Safe and Sound

DANBURY CYANAMID EMPLOYEES

Danbury, CT
4
Star Rating
Founded in 1957, DANBURY CYANAMID EMPLOYEES is an NCUA-insured credit union based in DANBURY, CT. As of December 31, 2017, the credit union had assets of $6.9 million.

With 2 full-time employees, the credit union holds loans and leases worth $1.3 million. DANBURY CYANAMID EMPLOYEES's 1,135 members currently have $5.4 million in shares with the credit union.

Overall, Bankrate believes that, as of December 31, 2017, DANBURY CYANAMID EMPLOYEES exhibited a good condition, earning 4 out of 5 stars for safety and soundness. Keep reading for a breakdown of how the credit union did on the three key criteria Bankrate used to evaluate American credit unions.

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SAFE AND SOUND?

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THE INSTITUTION'S SCORE

Capital Score

When it comes to measuring an institution's financial resilience, capital is valuable. It acts as a bulwark against losses and affords protection for members when a credit union is struggling financially. When looking at safety and soundness, more capital is preferred.

On our test to measure the adequacy of a credit union's capital, DANBURY CYANAMID EMPLOYEES racked up 30 out of a possible 30 points, better than the national average of 15.65.

DANBURY CYANAMID EMPLOYEES's capitalization ratio of 30.00 percent in our test was better than the average for all credit unions, suggesting that it's on more solid financial footing than its peers.

Asset Quality Score

This test is intended to try to understand how the credit union's loan loss reserves and overall capitalization could be affected by troubled assets, such as unpaid mortgages.

Having extensive holdings of these types of assets suggests a credit union could eventually have to use capital to cover losses, decreasing its equity buffer. It also means that there are likely to be many assets that are in non-accrual status and thus aren't earning interest for the credit union, resulting in diminished earnings and potentially more risk of a future failure.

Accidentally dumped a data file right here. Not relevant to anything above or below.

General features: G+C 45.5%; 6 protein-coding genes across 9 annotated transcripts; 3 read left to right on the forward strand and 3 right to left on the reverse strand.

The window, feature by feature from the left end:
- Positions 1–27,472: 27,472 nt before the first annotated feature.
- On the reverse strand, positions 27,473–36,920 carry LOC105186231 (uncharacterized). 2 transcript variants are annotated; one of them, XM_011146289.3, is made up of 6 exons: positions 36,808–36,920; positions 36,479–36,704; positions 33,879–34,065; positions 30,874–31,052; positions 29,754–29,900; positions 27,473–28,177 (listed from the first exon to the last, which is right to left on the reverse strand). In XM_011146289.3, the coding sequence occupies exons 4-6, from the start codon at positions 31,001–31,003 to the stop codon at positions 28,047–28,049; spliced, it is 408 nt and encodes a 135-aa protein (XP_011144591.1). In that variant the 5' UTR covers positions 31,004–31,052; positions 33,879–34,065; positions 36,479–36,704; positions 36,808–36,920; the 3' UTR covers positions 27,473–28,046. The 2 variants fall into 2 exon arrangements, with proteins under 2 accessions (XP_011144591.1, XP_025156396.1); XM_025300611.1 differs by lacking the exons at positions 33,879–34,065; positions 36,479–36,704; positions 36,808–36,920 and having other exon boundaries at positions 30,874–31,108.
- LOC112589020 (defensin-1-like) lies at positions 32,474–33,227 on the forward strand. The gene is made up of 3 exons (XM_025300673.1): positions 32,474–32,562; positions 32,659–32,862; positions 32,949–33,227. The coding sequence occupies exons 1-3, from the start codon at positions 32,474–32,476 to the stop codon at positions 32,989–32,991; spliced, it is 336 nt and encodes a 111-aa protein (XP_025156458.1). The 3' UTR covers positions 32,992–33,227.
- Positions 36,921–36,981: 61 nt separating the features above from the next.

DANBURY CYANAMID EMPLOYEES fell below the national average of 38.09 on Bankrate's asset quality test, racking up 36 out of a possible 40 points .

A below-average ratio of problem assets of 0.00 percent in our test was potentially indicative of superior financial strength compared to other credit unions.

Earnings score

A credit union's profitability has an effect on its safety and soundness. A credit union can retain its earnings, boosting its capital buffer, or put them to work addressing problematic loans, potentially making the credit union better prepared to withstand financial trouble. Obviously, credit unions that are losing money have less ability to do those things.

DANBURY CYANAMID EMPLOYEES fell behind the national average on Bankrate's test of earnings, achieving a score of 0 out of a possible 30.

One indication that the credit union is running ahead of its peers in this area was its earnings ratio of 0.00 percent in our test, above the average for all credit unions.

WHAT IS SAFE & SOUND?

Bankrate.com's Safe & Sound Ratings provide a star rating system to evaluate the current financial status of financial institutions. The information gathered about banks, credit unions and thrifts is updated as set forth in the Terms of Use of Safe & Sound Ratings and Reports. The Safe & Sound Ratings information is grouped by categories of banks, thrifts and credit unions.

Scoring methodology

Bankrate.com evaluates the financial condition of institutions and assigns a one- to five-star rating for each with five stars representing the highest rating. Institutions with satisfactory performance will generally receive a rating of three or more stars. The majority of institutions fall into the three- to four-star range. An institution with an "NR" rating may be too new to rate or may have limited the publicly available information in their regulatory filings. The "NR" is not an indication of financial strength or weakness. The Safe & Sound rating is believed to be reliable, but the information is not guaranteed. In addition, events since the information was collected may have altered the institution's financial condition.